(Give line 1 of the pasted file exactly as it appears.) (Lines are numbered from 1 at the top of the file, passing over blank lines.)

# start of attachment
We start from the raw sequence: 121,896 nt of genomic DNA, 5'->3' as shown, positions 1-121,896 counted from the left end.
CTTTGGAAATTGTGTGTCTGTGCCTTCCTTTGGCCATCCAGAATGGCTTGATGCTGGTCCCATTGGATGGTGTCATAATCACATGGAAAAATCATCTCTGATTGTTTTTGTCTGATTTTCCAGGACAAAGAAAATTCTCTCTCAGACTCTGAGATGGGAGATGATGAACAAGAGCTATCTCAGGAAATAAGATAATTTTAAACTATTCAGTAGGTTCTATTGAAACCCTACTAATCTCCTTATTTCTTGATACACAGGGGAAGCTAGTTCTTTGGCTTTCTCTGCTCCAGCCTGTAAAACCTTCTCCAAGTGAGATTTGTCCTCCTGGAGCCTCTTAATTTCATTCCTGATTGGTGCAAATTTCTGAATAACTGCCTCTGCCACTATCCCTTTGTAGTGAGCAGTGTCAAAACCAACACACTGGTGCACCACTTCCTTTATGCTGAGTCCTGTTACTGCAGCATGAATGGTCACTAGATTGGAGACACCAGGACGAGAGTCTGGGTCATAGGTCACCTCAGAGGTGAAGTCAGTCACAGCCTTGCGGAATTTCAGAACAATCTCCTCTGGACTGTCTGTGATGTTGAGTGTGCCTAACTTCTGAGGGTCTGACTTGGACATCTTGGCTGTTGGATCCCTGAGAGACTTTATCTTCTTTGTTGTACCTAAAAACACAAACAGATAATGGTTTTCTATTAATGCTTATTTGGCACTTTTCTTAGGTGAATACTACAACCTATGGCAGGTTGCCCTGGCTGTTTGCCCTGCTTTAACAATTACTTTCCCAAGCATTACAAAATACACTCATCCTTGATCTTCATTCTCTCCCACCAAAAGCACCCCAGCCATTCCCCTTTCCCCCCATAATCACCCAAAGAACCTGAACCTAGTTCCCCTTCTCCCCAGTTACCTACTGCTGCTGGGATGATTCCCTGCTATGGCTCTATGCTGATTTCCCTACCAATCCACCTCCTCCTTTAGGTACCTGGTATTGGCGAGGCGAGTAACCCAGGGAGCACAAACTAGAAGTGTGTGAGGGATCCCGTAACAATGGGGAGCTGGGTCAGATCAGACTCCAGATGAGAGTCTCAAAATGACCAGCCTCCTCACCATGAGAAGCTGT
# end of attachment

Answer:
We start from the raw sequence: 121,896 nt of genomic DNA, 5'->3' as shown, positions 1-121,896 counted from the left end.